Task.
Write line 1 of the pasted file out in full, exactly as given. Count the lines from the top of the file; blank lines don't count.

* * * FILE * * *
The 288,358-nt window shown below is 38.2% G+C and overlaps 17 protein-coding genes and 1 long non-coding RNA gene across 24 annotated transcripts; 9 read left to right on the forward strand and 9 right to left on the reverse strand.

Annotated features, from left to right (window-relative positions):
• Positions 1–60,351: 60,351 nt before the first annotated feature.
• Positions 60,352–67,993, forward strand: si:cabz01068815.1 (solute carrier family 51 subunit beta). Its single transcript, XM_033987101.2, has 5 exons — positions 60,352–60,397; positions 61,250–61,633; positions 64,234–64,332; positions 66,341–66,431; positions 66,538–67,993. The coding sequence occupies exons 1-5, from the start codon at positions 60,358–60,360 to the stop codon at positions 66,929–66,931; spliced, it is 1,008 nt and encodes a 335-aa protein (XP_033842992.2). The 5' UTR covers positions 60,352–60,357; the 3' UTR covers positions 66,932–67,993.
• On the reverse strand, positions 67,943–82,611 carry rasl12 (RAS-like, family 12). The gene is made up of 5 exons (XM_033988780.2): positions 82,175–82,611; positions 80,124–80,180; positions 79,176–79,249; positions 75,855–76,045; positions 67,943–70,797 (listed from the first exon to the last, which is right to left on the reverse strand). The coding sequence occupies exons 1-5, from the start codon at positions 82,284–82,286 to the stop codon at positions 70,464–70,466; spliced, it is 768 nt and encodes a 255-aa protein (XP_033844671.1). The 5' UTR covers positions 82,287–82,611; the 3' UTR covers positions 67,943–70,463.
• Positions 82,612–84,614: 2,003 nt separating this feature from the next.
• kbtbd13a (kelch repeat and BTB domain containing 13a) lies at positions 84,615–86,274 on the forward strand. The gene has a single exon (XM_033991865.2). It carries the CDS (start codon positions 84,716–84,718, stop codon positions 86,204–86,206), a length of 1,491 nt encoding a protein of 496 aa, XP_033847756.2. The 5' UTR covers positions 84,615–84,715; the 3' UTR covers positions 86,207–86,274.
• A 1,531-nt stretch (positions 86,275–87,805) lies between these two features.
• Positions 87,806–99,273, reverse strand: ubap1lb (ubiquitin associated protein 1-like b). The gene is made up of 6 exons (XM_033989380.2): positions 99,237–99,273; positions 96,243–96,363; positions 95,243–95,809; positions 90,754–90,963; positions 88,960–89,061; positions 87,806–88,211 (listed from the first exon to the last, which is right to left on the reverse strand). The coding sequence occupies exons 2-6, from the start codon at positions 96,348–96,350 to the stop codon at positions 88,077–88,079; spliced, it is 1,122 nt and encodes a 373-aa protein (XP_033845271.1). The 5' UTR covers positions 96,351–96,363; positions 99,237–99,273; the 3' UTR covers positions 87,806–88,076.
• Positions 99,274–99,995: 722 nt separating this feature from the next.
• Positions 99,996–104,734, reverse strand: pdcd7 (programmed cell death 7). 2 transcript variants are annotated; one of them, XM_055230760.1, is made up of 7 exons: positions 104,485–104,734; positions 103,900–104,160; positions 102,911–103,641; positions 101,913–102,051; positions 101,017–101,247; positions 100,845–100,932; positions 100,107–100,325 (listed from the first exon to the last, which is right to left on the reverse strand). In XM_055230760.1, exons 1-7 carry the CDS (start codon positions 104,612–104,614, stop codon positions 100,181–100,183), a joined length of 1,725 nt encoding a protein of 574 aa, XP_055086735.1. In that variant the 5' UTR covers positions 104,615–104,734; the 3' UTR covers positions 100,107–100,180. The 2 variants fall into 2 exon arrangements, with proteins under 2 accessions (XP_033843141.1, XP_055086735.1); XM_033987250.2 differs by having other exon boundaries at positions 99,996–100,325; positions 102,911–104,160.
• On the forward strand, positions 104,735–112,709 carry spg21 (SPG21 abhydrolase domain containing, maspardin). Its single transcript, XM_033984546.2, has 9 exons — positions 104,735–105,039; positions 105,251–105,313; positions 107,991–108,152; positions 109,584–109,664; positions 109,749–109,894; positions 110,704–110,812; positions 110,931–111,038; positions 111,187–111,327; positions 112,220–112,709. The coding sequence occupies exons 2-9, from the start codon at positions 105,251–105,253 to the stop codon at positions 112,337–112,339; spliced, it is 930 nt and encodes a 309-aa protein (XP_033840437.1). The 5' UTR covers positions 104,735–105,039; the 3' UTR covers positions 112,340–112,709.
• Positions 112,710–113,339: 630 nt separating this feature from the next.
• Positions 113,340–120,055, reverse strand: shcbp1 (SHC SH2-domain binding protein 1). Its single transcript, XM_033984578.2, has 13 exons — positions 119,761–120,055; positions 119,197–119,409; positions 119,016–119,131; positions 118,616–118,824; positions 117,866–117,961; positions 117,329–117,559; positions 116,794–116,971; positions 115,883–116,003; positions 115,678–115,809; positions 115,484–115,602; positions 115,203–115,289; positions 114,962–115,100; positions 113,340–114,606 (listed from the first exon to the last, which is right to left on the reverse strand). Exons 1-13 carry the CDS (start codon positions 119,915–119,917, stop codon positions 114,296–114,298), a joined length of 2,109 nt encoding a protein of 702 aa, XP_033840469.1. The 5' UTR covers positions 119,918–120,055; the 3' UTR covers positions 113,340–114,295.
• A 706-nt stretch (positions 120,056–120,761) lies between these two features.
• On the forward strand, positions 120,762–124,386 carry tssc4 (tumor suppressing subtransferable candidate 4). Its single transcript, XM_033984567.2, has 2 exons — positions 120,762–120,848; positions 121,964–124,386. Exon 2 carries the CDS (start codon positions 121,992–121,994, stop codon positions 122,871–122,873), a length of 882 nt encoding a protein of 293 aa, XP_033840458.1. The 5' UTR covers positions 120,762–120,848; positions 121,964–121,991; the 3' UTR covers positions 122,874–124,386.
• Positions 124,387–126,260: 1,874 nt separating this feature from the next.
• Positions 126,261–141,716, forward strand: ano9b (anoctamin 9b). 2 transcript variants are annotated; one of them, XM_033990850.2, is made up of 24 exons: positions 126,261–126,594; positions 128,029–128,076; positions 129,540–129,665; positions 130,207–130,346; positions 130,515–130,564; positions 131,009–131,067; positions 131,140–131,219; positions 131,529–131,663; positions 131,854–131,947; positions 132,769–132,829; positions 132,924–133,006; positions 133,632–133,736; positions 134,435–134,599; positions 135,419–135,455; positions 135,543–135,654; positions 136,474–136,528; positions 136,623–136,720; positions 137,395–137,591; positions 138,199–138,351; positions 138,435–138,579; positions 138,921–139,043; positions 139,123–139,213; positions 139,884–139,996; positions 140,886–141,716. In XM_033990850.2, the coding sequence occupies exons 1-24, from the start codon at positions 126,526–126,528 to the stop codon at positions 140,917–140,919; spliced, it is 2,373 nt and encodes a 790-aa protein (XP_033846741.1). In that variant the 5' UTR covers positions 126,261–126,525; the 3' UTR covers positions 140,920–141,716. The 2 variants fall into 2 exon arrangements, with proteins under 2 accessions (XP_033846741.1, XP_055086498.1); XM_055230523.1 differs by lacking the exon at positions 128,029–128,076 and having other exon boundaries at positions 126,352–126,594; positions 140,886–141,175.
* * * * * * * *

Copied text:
The 288,358-nt window shown below is 38.2% G+C and overlaps 17 protein-coding genes and 1 long non-coding RNA gene across 24 annotated transcripts; 9 read left to right on the forward strand and 9 right to left on the reverse strand.